In the landmark randomized controlled Dietary Approaches to Stop Hypertension (DASH) Diet Study, the impact of dietary patterns on blood pressure was examined. After following a control diet for 3 weeks, 459 adults were randomized to 1 of 3 diets as follows:4,5

  • Control diet;
  • Fruits and vegetables diet: 8 to 10 servings per day;
  • Combination (DASH) diet: close to 3 servings of milk products, in addition to the 8 to 10 servings of fruits and vegetables per day.

The milk products in the combination (DASH) diet included about 1 oz of regular-fat cheese.5 It is also important to note that in general, cheese contributes to only about 5% to 8% of total sodium intake.6

For more information on sodium:

Within 2 weeks, both intervention diets significantly lowered blood pressure, with similar reduction patterns observed in men and women and in minorities and non-minorities:

  • The dairy-enriched combination diet (DASH diet) had twice the impact of the fruits and vegetables diet, reducing systolic blood pressure by 5.5 mm Hg and diastolic blood pressure by 3.0 mm Hg (p < 0.001) more than the control diet;
  • About 50% of the magnitude in these reductions could be ascribed to the milk products per se in the diet;5
  • Among hypertensive subjects, the combination DASH diet reduced systolic blood pressure and diastolic blood pressure by 11.4 and 5.5 mm Hg more than the control diet, respectively (p < 0.001), making this diet a viable alternative to monotherapy for mild hypertension;
  • Since weight and sodium intake (3,000 mg) were held constant and alcohol intake was similar in all 3 groups, these well-known confounders did not account for the observed reductions in blood pressure;
  • Reductions in blood pressure of the magnitude achieved by the DASH diet—which is rich in milk products, fruits and vegetables—could translate into a 15% reduction in ischemic heart disease and a 27% reduction in stroke.4

Hypertension Canada recommends the DASH diet for the prevention and management of hypertension in individuals with hypertension and normotensive individuals at increased risk.7 Similarly, in its guidelines for the year 2000, the American Heart Association also recommended the DASH diet for heart health.8 In its 2007 evidence-based guidelines for cardiovascular disease prevention in women, the American Heart Association also recommends an increased consumption of low-fat milk products for optimal blood pressure.9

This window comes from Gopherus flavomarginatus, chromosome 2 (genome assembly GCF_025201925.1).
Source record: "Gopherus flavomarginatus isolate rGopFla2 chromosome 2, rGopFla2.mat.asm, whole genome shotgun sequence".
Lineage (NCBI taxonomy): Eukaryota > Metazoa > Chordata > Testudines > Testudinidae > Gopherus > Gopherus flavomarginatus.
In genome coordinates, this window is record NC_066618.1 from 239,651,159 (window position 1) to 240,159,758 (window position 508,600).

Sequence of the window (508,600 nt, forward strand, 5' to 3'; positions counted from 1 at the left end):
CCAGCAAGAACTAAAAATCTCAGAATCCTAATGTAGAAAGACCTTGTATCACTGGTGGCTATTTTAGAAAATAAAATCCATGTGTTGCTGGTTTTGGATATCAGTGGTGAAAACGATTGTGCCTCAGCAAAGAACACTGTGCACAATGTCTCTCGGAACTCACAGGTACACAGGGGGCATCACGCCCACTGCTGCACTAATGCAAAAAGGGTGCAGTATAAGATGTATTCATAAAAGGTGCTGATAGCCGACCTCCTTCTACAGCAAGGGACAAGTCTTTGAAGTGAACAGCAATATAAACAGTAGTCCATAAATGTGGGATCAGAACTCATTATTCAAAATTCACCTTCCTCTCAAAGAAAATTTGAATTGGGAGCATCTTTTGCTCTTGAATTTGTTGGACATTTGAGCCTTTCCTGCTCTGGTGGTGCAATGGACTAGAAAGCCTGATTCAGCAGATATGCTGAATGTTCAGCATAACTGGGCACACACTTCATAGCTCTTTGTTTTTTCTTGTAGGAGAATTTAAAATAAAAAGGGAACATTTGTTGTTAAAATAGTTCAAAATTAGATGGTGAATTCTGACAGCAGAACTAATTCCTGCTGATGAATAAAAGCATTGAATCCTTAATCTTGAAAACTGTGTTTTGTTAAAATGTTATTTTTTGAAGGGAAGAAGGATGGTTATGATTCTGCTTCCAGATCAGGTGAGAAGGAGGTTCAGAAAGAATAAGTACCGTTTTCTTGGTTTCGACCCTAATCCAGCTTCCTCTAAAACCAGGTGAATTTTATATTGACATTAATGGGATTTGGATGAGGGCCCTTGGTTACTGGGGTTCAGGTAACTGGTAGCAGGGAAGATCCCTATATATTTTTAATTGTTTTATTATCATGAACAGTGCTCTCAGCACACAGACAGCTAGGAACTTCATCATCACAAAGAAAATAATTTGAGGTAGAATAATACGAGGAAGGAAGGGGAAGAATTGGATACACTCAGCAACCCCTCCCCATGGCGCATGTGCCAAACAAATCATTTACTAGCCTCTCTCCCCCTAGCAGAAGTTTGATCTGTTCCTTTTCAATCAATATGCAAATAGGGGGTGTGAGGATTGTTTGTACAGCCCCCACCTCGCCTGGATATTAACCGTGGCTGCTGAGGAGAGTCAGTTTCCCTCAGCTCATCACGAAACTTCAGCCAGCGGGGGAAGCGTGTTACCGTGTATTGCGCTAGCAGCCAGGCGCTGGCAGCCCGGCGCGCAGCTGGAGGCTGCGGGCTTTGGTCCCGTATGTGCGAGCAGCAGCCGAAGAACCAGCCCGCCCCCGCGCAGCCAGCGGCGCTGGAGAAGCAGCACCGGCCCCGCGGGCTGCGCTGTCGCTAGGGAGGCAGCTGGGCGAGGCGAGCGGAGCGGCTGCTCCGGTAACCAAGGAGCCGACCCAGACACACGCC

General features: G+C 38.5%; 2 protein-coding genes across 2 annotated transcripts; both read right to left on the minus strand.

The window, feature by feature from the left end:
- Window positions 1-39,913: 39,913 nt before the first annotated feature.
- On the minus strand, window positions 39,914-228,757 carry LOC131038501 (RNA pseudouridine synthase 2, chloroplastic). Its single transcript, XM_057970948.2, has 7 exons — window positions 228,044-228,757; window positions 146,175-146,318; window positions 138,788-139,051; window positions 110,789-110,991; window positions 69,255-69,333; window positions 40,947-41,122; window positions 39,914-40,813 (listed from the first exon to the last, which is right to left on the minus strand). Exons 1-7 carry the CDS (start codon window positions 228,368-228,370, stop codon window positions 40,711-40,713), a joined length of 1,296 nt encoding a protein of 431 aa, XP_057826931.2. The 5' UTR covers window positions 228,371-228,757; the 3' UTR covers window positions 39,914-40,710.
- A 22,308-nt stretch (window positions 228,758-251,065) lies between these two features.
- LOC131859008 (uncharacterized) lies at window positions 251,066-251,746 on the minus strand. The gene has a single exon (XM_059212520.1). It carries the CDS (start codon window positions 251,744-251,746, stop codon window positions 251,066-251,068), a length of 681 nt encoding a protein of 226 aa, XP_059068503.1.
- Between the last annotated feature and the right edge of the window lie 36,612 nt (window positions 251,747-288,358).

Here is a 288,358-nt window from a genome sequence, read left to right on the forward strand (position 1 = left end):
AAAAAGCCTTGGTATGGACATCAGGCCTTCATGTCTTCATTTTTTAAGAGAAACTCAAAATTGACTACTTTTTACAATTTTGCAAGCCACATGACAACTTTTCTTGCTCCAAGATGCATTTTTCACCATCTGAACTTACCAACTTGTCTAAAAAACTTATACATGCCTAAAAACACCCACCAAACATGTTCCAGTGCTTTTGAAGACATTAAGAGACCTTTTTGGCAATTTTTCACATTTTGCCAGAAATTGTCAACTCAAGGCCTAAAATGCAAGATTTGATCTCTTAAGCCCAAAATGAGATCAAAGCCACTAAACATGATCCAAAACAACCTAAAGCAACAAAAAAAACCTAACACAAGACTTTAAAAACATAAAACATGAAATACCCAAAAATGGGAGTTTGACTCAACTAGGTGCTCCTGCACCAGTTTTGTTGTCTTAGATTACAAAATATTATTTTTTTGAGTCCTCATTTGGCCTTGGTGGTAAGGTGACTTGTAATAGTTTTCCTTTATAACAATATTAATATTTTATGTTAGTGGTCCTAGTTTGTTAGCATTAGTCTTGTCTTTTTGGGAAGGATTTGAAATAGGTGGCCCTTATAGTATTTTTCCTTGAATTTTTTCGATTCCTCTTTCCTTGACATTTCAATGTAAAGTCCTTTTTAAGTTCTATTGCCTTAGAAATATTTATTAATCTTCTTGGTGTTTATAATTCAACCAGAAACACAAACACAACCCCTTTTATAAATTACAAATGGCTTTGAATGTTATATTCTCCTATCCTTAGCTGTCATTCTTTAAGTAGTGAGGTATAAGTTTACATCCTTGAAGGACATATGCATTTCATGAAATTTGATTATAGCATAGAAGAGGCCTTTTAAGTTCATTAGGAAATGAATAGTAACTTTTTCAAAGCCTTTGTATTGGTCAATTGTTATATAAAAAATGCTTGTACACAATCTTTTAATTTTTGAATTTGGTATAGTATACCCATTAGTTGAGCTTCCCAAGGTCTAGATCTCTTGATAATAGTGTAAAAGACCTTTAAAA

Potential Mechanisms

Although the mechanisms by which milk products may modulate blood pressure remain to be fully elucidated, calcium is thought to be one of the main nutrients responsible for the impact of milk products on blood pressure control.10

Vitamin D, because of its importance in calcium absorption, may also play a role in the management of blood pressure. Additionally, low vitamin D status has been shown to increase blood pressure by activating the renin-angiotensin-aldosterone system, which leads to vasoconstriction and sodium and water retention.3

Other minerals in milk products, such as magnesium and potassium, may also regulate blood pressure, but their individual contribution is difficult to isolate as they are often found in foods rich in calcium.10

It has also been demonstrated that the intake of milk protein itself may reduce systolic blood pressure in individuals with prehypertension and stage 1 hypertension.11

Bioactive peptides have been shown to have an angiotensin-1-converting enzyme (ACE) inhibitory effect, a key process in blood pressure control.10 Bioactive peptides are formed by either the digestion of casein and whey protein (the main proteins in milk products) or the lactobacilli fermentation of milk (for instance during cheese making). In fact, antihypertensive ACE-inhibitory peptides have been reported to be present in various types of cheese.12